I don’t know but let’s run with it.  Let’s pretend I have cleared house.  I got rid of the items that I have currently identified as accounting for 20% of the revenue and 80% of the time.  Now what happens?  That’s right, We get to drill into that profitable remainder and cut out the fat.  What else do I do with my time?  Well, I have this job off farm that uses more than 20% of my time but brings in more than 80% of the family revenue.  I guess that means the pigs get cut out too so I can focus more of my energy on my job.

Well, that took an unhappy turn.  Let’s not take Pareto to it’s logical conclusion.  There is joy, purpose and value in inefficiency.  Don’t sweat it, egg customers.  I won’t abandon you.  I do think there is value in evaluating how I spend my time as time is mine to steward as well as family, land and livestock.

Farm Bank Deposits

Northern people have always been savers.  Those that didn’t save didn’t make the winter.  Those that saved may have made the winter.  Farmers are savers.  We are savers.  Unfortunately, we don’t have any money.  We save sunshine.  This is the main branch of the First Chism Heritage Farmers Bank, established in 18??.  We keep our sunshine here.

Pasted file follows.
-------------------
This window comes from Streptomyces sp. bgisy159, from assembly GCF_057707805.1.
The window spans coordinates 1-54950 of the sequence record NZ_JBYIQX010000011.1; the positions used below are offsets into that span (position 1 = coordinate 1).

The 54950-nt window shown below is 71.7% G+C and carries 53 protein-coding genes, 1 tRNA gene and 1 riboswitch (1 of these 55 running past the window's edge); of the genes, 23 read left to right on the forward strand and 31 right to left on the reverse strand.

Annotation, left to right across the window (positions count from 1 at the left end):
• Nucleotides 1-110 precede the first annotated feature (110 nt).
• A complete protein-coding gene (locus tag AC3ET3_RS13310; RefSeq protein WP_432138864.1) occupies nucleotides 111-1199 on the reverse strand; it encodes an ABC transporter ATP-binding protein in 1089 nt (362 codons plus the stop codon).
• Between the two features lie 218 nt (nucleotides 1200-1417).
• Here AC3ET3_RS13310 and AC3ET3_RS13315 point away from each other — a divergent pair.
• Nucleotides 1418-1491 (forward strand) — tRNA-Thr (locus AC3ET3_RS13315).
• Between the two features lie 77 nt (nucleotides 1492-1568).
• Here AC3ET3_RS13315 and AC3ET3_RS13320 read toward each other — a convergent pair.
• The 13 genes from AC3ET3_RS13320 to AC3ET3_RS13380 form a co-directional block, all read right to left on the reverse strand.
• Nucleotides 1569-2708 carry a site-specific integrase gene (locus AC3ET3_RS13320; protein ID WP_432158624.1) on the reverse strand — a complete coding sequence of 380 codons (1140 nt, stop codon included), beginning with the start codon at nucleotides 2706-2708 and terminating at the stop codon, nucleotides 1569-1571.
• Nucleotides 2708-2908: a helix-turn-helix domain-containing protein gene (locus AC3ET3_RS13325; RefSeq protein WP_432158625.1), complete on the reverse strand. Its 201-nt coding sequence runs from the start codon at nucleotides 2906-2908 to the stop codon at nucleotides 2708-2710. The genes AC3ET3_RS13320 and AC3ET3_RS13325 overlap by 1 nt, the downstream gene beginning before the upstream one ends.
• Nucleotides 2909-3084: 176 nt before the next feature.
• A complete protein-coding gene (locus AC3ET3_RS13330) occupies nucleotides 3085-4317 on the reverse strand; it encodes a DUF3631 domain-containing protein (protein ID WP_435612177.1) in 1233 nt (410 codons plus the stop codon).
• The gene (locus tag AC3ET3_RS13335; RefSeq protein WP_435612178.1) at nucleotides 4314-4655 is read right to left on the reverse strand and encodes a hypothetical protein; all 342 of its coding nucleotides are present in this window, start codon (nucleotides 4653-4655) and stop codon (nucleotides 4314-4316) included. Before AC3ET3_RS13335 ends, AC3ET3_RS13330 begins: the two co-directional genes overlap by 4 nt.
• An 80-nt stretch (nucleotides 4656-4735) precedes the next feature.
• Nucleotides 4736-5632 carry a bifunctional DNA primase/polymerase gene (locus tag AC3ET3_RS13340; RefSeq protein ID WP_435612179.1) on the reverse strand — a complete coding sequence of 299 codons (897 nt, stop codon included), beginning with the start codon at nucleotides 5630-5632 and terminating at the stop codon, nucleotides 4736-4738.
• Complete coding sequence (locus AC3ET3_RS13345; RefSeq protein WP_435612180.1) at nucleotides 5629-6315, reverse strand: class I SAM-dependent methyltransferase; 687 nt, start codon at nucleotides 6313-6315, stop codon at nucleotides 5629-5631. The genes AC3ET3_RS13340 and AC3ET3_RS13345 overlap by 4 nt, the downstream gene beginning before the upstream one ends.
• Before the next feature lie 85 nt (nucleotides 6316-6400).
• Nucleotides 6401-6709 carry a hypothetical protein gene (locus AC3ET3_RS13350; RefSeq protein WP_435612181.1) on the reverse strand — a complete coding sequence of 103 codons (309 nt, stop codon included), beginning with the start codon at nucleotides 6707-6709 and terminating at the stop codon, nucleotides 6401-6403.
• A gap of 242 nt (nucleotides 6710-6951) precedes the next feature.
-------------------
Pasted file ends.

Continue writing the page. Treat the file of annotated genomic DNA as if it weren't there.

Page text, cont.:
Isn’t it majestic? (don’t mind the paint job or the leaky roof)  Several times each year we walk up to the teller’s window to make a deposit.

Then, to keep banking fees to a minimum, we head into the vault to help arrange, sort and stack the deposits.  Here’s a small portion of this year’s deposits.

In the foreground you can see a low stack of sunshine in the form of alfalfa bales from the third cutting.  Further back, among the posts, is more sunshine in the form of grass hay we cut earlier in the year.  To the left (and out of the camera) is an absolute mountain of alfalfa hay.  There are also a few fair piles of straw tucked away here and there.  Tons and tons of sunshine.  Think of the different kinds of hay as different kinds of currency and I’ll keep my lame bank analogy running.  When withdrawals are needed we head into the vault, determine which kind of currency is in demand that day and grab a whole bale of it.

Since this is a farm economy (and something of a closed loop) any withdrawls from the loft vault are soon to become deposits somewhere else.

Then deposits somewhere else.

Then deposits somewhere else.

Then out to the alfalfa field.  Just add sunlight and a dash of rain and we’re ready to fill the barn vault again.